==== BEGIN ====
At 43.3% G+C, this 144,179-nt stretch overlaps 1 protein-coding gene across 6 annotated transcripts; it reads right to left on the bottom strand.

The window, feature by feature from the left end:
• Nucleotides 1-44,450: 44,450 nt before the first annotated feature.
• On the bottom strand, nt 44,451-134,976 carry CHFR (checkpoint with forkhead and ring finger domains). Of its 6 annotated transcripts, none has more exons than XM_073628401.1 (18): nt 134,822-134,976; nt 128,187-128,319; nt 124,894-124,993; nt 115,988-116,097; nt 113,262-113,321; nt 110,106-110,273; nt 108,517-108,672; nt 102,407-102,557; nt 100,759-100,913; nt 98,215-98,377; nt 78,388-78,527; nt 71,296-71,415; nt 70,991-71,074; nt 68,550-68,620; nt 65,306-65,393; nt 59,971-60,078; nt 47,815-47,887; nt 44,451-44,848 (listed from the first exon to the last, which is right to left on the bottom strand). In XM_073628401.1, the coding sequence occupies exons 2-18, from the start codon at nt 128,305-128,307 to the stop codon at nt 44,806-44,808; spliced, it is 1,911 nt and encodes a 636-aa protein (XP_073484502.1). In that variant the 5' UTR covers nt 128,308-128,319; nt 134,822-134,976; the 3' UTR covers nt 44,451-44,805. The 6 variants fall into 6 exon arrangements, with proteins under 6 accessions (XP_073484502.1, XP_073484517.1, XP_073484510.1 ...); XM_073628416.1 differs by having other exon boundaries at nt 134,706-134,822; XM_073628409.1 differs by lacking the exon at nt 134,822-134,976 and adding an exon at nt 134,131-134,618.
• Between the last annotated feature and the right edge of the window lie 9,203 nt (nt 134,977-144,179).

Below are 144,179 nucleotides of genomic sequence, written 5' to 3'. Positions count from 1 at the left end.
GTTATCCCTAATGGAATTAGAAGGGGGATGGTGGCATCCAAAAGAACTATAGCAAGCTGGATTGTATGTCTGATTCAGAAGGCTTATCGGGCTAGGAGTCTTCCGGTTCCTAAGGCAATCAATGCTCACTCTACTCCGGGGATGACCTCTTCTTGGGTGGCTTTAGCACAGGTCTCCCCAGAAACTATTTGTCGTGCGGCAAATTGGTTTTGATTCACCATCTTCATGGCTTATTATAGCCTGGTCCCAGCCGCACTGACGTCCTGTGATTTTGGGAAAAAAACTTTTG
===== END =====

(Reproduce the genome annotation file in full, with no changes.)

At 43.3% G+C, this 144,179-nt stretch overlaps 1 protein-coding gene across 6 annotated transcripts; it reads right to left on the bottom strand.

The window, feature by feature from the left end:
• Nucleotides 1-44,450: 44,450 nt before the first annotated feature.
• On the bottom strand, nt 44,451-134,976 carry CHFR (checkpoint with forkhead and ring finger domains). Of its 6 annotated transcripts, none has more exons than XM_073628401.1 (18): nt 134,822-134,976; nt 128,187-128,319; nt 124,894-124,993; nt 115,988-116,097; nt 113,262-113,321; nt 110,106-110,273; nt 108,517-108,672; nt 102,407-102,557; nt 100,759-100,913; nt 98,215-98,377; nt 78,388-78,527; nt 71,296-71,415; nt 70,991-71,074; nt 68,550-68,620; nt 65,306-65,393; nt 59,971-60,078; nt 47,815-47,887; nt 44,451-44,848 (listed from the first exon to the last, which is right to left on the bottom strand). In XM_073628401.1, the coding sequence occupies exons 2-18, from the start codon at nt 128,305-128,307 to the stop codon at nt 44,806-44,808; spliced, it is 1,911 nt and encodes a 636-aa protein (XP_073484502.1). In that variant the 5' UTR covers nt 128,308-128,319; nt 134,822-134,976; the 3' UTR covers nt 44,451-44,805. The 6 variants fall into 6 exon arrangements, with proteins under 6 accessions (XP_073484502.1, XP_073484517.1, XP_073484510.1 ...); XM_073628416.1 differs by having other exon boundaries at nt 134,706-134,822; XM_073628409.1 differs by lacking the exon at nt 134,822-134,976 and adding an exon at nt 134,131-134,618.
• Between the last annotated feature and the right edge of the window lie 9,203 nt (nt 134,977-144,179).

Below are 144,179 nucleotides of genomic sequence, written 5' to 3'. Positions count from 1 at the left end.
GTTATCCCTAATGGAATTAGAAGGGGGATGGTGGCATCCAAAAGAACTATAGCAAGCTGGATTGTATGTCTGATTCAGAAGGCTTATCGGGCTAGGAGTCTTCCGGTTCCTAAGGCAATCAATGCTCACTCTACTCCGGGGATGACCTCTTCTTGGGTGGCTTTAGCACAGGTCTCCCCAGAAACTATTTGTCGTGCGGCAAATTGGTTTTGATTCACCATCTTCATGGCTTATTATAGCCTGGTCCCAGCCGCACTGACGTCCTGTGATTTTGGGAAAAAAACTTTTG